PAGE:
Bishoftu will get its Google-map like app for 75 million birr
A project to prepare a digital address system, the Ethiopian version of Google map for Addis Ababa is delayed due to the complicated nature of infrastructure in the capital. The first of its kind project in Ethiopia has kicked off in Bishoftu, while new technologies are being considered for Addis Ababa.
Ethiopia’s Space Science Technology Institute (ESSTI) and the Addis Ababa City Administration have been planning to prepare a digital address (e-location) application for Addis Ababa. However, the unpredictable nature of the infrastructure in the city has been detrimental to registering precise addresses.
“The main problem deterring the project in Addis Ababa is the unpredictability of infrastructure. So, many roads, drainage, towers, underground cables, and other infrastructures are frequently built and demolished. Plus, there is no precise information on the exact location of underground infrastructures,” said Abdisa Yilma, the director general of Ethiopia’s Space Science Technology Institute (ESSTI).
In November, the Parliament decided the ESSTI to merge with the Ethiopian Geospatial Information Institute (EGII), to birth the Space Technology and Geospatial Institute (STGI).
“Therefore, we have to know the precise locations of especially underground infrastructures first. We are utilizing remote sensing, GMSS, GIS, infrared and radar detection instruments to know the underground infrastructures. We also have technology that can detect infrastructures six meters below the surface. The ESSTI already trained officials of Addis Ababa for 25 days, on how to register addresses,” Abdisa said.
For him, to digitize the city, every asset must be registered. “We are discussing with Addis Ababa city administration on how to proceed with the e-location project,” Abdisa said.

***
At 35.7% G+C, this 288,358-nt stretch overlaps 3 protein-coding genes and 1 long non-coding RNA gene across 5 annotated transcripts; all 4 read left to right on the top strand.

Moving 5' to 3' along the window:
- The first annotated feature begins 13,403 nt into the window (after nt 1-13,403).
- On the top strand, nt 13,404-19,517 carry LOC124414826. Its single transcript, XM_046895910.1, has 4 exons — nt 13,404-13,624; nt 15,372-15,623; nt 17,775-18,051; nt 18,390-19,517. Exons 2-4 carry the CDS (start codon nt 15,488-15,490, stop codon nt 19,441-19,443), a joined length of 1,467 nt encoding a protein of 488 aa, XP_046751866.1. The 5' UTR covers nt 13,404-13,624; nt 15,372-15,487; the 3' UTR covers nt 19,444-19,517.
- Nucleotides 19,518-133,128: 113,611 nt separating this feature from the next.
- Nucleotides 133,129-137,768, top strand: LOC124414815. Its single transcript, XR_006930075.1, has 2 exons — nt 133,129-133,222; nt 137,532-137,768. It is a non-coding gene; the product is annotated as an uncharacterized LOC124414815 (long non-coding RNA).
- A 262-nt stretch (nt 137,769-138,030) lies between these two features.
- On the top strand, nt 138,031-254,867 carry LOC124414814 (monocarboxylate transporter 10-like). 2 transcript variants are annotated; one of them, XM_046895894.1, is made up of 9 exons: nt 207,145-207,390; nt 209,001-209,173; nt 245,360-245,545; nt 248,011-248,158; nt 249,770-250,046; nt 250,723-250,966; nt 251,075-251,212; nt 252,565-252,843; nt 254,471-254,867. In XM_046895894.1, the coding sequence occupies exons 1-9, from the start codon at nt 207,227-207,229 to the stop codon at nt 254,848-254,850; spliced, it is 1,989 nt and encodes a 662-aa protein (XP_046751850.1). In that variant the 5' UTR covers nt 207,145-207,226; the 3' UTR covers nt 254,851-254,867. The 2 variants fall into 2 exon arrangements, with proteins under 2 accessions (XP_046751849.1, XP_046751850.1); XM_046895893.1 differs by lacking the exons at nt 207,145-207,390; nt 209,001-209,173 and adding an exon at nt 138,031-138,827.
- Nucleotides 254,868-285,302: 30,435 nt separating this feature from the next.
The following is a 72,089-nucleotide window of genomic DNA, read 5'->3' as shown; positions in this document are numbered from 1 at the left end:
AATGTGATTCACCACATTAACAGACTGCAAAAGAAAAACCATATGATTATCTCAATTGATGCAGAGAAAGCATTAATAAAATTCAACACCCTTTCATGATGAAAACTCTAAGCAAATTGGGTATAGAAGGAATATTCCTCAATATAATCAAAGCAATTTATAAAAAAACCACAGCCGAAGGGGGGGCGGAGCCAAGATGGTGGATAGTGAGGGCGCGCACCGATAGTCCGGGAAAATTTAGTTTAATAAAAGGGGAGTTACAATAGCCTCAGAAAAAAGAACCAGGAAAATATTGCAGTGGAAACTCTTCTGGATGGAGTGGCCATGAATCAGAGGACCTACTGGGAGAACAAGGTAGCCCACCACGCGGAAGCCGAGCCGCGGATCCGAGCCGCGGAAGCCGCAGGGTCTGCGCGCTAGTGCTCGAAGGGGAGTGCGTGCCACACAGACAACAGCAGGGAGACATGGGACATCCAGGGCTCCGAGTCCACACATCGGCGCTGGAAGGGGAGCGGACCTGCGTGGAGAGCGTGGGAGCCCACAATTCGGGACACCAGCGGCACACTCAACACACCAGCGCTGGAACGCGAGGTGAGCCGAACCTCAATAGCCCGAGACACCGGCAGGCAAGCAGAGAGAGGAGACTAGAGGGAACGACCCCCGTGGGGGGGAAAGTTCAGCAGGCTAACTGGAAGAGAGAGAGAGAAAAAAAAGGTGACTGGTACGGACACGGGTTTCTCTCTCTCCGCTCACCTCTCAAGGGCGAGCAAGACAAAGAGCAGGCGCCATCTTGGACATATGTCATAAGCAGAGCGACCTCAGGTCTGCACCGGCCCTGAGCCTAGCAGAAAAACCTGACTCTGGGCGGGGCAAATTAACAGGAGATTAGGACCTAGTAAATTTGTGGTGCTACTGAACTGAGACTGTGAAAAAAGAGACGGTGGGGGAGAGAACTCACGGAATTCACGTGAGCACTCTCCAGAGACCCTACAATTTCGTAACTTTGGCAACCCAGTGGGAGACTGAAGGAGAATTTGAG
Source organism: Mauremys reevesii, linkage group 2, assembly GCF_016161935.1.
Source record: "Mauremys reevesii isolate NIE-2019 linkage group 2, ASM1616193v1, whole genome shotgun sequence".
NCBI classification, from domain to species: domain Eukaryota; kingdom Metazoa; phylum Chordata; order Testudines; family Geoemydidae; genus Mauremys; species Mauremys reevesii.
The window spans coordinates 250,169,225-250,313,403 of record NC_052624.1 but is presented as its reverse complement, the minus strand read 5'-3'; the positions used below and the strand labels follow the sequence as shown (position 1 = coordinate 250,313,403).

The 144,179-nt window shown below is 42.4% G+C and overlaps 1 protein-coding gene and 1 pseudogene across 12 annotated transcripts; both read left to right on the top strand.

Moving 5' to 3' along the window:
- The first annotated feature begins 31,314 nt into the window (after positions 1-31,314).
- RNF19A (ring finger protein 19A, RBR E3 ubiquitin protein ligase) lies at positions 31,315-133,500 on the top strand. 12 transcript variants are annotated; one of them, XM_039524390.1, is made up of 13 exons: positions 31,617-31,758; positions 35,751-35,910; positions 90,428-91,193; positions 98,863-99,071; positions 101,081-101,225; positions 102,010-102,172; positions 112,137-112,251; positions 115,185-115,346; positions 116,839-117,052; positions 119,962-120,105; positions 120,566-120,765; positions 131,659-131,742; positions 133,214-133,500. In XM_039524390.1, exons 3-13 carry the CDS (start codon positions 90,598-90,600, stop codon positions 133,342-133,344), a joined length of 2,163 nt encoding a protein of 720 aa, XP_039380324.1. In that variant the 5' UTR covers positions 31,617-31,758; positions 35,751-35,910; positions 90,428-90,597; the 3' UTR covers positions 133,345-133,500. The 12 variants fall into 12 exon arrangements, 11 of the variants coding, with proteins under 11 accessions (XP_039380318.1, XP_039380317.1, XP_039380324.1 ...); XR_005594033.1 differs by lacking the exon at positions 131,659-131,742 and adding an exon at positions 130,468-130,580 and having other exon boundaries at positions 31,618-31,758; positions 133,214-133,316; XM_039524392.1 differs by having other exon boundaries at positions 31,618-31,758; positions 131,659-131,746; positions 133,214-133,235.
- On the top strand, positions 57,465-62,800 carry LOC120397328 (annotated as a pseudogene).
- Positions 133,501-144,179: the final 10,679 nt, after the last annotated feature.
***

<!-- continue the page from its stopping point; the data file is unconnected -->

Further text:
Though the project was first planned for Addis Ababa, it is now launched in Bishoftu, a prospective town hosting an Ethiopian air force base, a growing number of businesses, organizations, and emerging middle and high-income residents.
The ESSTI and the Bishoftu city administration have begun digitizing city locations in order to enable precise delivery services for e-commerce. The digitized map will be available as an application usable on smartphones.
The ESSTI signed an agreement with Bishoftu City a few weeks ago. Registering and digitizing locations has already started to be finalized in six months and used as a mobile App.
The process includes registering every address, including institutions, individuals’ residential houses, underground and surface infrastructures, and every part of a city. The digitized map will then be embedded in a smart phone app and used for navigation.
The Bishoftu project is slated to cost 75 million birr, of which 65 million birr is earmarked by the city administration. The rest is covered by the institute, according to Abdisa.
“Once everything in the city is registered, it is given unique codes, before it is turned into an app. This app will be the Ethiopian version of Google map. Ecommerce is unthinkable without such a digital address app. So far, Ethiopia’s ecommerce remains nascent, mainly because there is no digital addressing system. Delivery companies have to rely on drivers and bikers’ personal knowledge of directions and addresses,” Abdisa said.
Other cities and towns are also in the pipeline to get digital address apps, joining Bishoftu.
“Ethiopia has no digital mapping and location system, which is highly affecting ecommerce. Currently, delivery businesses and people try to use Google Maps, but that indicates only major institutions in a given city. GPS indicates certain locations but does not help to navigate each and every location in a city,” added Abdisa.